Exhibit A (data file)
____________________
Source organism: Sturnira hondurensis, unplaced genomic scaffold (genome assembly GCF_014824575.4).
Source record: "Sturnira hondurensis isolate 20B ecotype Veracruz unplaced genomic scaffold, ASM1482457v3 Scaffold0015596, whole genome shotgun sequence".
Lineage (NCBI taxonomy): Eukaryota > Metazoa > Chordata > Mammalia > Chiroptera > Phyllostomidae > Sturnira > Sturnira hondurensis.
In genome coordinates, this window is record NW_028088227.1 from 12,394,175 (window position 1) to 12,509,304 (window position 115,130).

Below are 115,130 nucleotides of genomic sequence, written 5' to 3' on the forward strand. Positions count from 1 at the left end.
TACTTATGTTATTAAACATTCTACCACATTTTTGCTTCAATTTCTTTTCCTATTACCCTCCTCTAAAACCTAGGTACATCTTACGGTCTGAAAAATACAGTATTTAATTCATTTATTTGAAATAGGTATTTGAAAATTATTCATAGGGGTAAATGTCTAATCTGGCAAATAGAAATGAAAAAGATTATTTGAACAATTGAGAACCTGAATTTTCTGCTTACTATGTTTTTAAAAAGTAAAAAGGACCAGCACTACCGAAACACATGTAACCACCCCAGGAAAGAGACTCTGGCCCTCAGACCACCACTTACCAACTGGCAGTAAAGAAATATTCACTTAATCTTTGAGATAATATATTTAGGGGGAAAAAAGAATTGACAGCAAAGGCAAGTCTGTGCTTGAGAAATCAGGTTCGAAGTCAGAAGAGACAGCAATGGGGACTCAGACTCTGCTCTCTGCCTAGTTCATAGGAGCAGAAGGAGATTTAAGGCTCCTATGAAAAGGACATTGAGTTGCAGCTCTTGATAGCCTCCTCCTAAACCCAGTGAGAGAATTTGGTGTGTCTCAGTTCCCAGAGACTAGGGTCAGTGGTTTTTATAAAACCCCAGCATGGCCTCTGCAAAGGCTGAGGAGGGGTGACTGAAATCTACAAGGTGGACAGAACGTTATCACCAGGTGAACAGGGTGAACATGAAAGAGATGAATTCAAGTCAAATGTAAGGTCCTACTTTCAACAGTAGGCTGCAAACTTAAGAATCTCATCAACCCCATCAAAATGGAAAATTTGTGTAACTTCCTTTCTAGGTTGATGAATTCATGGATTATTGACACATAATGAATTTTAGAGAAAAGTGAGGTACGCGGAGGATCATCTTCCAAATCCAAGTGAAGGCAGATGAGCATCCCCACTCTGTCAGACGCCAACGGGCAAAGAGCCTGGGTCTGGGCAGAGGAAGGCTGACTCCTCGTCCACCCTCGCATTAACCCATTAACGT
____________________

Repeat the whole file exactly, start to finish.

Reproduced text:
Source organism: Sturnira hondurensis, unplaced genomic scaffold (genome assembly GCF_014824575.4).
Source record: "Sturnira hondurensis isolate 20B ecotype Veracruz unplaced genomic scaffold, ASM1482457v3 Scaffold0015596, whole genome shotgun sequence".
Lineage (NCBI taxonomy): Eukaryota > Metazoa > Chordata > Mammalia > Chiroptera > Phyllostomidae > Sturnira > Sturnira hondurensis.
In genome coordinates, this window is record NW_028088227.1 from 12,394,175 (window position 1) to 12,509,304 (window position 115,130).

Below are 115,130 nucleotides of genomic sequence, written 5' to 3' on the forward strand. Positions count from 1 at the left end.
TACTTATGTTATTAAACATTCTACCACATTTTTGCTTCAATTTCTTTTCCTATTACCCTCCTCTAAAACCTAGGTACATCTTACGGTCTGAAAAATACAGTATTTAATTCATTTATTTGAAATAGGTATTTGAAAATTATTCATAGGGGTAAATGTCTAATCTGGCAAATAGAAATGAAAAAGATTATTTGAACAATTGAGAACCTGAATTTTCTGCTTACTATGTTTTTAAAAAGTAAAAAGGACCAGCACTACCGAAACACATGTAACCACCCCAGGAAAGAGACTCTGGCCCTCAGACCACCACTTACCAACTGGCAGTAAAGAAATATTCACTTAATCTTTGAGATAATATATTTAGGGGGAAAAAAGAATTGACAGCAAAGGCAAGTCTGTGCTTGAGAAATCAGGTTCGAAGTCAGAAGAGACAGCAATGGGGACTCAGACTCTGCTCTCTGCCTAGTTCATAGGAGCAGAAGGAGATTTAAGGCTCCTATGAAAAGGACATTGAGTTGCAGCTCTTGATAGCCTCCTCCTAAACCCAGTGAGAGAATTTGGTGTGTCTCAGTTCCCAGAGACTAGGGTCAGTGGTTTTTATAAAACCCCAGCATGGCCTCTGCAAAGGCTGAGGAGGGGTGACTGAAATCTACAAGGTGGACAGAACGTTATCACCAGGTGAACAGGGTGAACATGAAAGAGATGAATTCAAGTCAAATGTAAGGTCCTACTTTCAACAGTAGGCTGCAAACTTAAGAATCTCATCAACCCCATCAAAATGGAAAATTTGTGTAACTTCCTTTCTAGGTTGATGAATTCATGGATTATTGACACATAATGAATTTTAGAGAAAAGTGAGGTACGCGGAGGATCATCTTCCAAATCCAAGTGAAGGCAGATGAGCATCCCCACTCTGTCAGACGCCAACGGGCAAAGAGCCTGGGTCTGGGCAGAGGAAGGCTGACTCCTCGTCCACCCTCGCATTAACCCATTAACGT